Pembroke Hall, Brown University, Providence, RI

Pembroke Hall on Meeting Street in Providence, around 1906. Image courtesy of the Library of Congress, Detroit Publishing Company Collection.

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The building in 2016:

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Pembroke Hall was the first permanent building for Pembroke College, which had been established in 1891 as Brown University’s college for women. This building was completed in 1897, and was the college’s only building for the next ten years. As the school expanded, though, Pembroke Hall became exclusively used for academics, with a library on the top floor. In 1971, Pembroke College merged with Brown University, and the building was renovated again, to house administrative offices. A third major renovation came in 2008, when the interior was rebuilt with classrooms, conference rooms, and office space for the Cogut Center for the Humanities and for the Pembroke Center for Teaching and Research on Women. Through it all, though, the nearly 120 year old building’s exterior has remained completely unchanged, aside from the missing weathervanes atop the dormers.

Sayles Hall, Brown University, Providence, RI

Sayles Hall on the campus of Brown University, around 1906. Image courtesy of the Library of Congress, Detroit Publishing Company Collection.

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The building in 2016:

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Sayles Hall was built on the College Green at Brown University in 1881, and was donated by Pawtucket textile manufacturer William F. Sayles. He named it in honor of his son, William Clark Sayles, who died in 1876 during his sophomore year at Brown. The building’s Romanesque architecture was typical for institutional buildings of the era, and was designed by Providence architect Alpheus C. Morse. The front of the building features classrooms, while the much larger back portion is an assembly hall.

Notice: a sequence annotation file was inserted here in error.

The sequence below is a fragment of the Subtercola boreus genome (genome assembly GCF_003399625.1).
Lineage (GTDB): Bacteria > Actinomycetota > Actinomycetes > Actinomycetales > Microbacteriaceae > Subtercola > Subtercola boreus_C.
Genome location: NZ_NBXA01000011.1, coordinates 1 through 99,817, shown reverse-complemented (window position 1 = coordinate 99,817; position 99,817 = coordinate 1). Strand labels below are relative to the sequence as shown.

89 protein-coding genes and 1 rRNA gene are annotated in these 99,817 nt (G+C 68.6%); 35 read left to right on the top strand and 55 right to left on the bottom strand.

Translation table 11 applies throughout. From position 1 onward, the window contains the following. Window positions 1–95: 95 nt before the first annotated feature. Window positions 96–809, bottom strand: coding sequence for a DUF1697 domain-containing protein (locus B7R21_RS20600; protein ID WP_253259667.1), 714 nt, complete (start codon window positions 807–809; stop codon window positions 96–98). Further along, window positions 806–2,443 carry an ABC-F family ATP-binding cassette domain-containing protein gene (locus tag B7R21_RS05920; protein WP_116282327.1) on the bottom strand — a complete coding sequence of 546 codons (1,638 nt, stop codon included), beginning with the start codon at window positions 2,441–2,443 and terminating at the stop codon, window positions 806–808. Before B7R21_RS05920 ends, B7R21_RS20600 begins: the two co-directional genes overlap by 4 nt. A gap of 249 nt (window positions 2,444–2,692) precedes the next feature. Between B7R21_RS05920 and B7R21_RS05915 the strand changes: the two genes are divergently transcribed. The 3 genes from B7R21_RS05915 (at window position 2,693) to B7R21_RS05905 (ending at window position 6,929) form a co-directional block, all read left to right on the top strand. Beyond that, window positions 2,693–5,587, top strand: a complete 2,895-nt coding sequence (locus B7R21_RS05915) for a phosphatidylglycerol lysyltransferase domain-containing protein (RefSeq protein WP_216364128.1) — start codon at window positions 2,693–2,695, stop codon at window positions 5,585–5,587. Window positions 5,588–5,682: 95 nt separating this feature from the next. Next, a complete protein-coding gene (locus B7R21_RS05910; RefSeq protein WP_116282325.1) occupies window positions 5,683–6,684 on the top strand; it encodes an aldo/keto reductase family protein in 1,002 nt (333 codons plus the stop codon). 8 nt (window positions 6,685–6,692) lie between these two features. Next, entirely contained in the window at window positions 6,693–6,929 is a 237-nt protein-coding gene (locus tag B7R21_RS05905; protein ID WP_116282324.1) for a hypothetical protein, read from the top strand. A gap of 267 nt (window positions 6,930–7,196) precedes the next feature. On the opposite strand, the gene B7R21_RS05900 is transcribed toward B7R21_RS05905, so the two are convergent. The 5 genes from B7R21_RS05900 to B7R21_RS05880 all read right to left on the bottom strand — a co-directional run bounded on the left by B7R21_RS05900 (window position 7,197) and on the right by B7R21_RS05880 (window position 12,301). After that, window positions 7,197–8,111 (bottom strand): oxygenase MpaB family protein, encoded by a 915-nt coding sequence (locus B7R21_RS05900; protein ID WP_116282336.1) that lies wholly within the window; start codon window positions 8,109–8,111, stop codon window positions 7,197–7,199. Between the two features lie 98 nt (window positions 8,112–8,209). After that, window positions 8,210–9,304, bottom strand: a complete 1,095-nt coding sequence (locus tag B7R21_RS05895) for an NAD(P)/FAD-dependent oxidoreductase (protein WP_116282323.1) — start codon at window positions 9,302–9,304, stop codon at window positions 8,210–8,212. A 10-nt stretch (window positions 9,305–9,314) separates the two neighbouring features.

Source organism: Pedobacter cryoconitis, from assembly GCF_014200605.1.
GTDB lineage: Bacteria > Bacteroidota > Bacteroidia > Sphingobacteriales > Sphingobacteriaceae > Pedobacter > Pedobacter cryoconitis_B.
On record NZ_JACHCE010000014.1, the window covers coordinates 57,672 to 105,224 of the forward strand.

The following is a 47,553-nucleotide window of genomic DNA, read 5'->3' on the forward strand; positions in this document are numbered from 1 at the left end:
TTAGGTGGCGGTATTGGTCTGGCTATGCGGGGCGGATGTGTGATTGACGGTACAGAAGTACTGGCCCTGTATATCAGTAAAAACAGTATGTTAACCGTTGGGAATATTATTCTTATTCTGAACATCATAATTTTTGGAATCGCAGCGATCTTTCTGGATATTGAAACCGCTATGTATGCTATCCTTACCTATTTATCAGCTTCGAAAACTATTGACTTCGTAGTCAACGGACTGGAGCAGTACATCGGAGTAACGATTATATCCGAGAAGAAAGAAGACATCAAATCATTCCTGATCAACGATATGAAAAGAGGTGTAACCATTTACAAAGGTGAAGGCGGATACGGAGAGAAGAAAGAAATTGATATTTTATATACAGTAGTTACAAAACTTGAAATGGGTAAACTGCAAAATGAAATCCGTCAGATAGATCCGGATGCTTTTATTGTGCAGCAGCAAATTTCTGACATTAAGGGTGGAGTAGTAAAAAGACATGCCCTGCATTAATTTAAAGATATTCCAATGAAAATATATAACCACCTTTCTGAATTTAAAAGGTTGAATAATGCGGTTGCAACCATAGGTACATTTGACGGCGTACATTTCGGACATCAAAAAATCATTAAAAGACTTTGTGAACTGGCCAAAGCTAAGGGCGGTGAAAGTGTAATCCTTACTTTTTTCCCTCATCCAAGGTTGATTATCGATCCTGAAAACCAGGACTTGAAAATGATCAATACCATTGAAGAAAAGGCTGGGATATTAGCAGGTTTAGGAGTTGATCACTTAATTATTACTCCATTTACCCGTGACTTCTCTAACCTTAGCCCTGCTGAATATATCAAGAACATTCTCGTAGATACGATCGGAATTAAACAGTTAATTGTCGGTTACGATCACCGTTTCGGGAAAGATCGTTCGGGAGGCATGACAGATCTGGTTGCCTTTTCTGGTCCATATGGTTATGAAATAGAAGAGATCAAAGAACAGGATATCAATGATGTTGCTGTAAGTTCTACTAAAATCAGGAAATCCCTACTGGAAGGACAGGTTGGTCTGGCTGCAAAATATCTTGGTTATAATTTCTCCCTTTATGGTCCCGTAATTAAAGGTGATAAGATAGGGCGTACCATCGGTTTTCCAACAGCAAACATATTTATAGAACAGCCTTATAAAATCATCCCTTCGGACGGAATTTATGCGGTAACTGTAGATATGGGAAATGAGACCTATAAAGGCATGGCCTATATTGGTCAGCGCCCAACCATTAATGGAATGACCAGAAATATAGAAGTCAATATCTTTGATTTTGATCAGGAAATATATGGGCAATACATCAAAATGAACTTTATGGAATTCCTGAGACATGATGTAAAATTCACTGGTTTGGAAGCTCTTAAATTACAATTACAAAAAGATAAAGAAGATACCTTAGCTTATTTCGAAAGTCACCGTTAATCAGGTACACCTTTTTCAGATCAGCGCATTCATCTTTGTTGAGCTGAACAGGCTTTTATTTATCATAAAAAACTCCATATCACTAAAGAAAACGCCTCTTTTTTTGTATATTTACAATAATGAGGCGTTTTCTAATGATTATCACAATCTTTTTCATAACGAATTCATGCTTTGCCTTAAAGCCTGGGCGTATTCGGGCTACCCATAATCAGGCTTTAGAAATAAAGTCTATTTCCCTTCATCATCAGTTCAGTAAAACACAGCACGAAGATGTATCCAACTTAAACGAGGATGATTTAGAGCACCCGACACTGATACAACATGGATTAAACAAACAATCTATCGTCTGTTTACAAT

It is partially obscured by trees in the present-day view, but the exterior of Sayles Hall looks the same today as it did when it was completed over 130 years ago. Its assembly hall has been used over the years for everything from alumni dinners to winter baseball practices, and it remains in use today for lectures, concerts, and other events.

Public Library, Worcester, Mass

The Worcester Public Library on Elm Street, around 1905-1915. Image courtesy of the Library of Congress, Detroit Publishing Company Collection.

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The scene in 2016:

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Prior to the mid-19th century, public libraries were almost unheard of in the United States. However, by the late 1850s many cities were establishing their own libraries, including Worcester in 1859. It began with about 10,000 books, donated from the Worcester Lyceum and the private collection of Dr. John Green, and was originally housed on the third floor of a commercial block at the corner of Main and Foster Streets.

In 1862, the library moved into its first permanent home on Elm Street, the building on the right side of the first photo. In the following decades, though, the library’s collections outgrew this original space, and in 1891 it was expanded to the east with the massive addition on the left side of the photo. This addition was designed by Worcester architect Stephen Earle, with a Romanesque style design that bore no relation to the more Italianate-based style of the original building.

The Worcester Public Library remained here until 1964, when it moved to its current location on Salem Street. The century-old building here on Elm Street, along with its 1891 addition, were then demolished, and the site was redeveloped as a parking garage.

Post Office, Worcester, Mass

The old post office on Main Street, near Southbridge Street, around 1906. Image courtesy of the Library of Congress, Detroit Publishing Company Collection.

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The scene in 2016: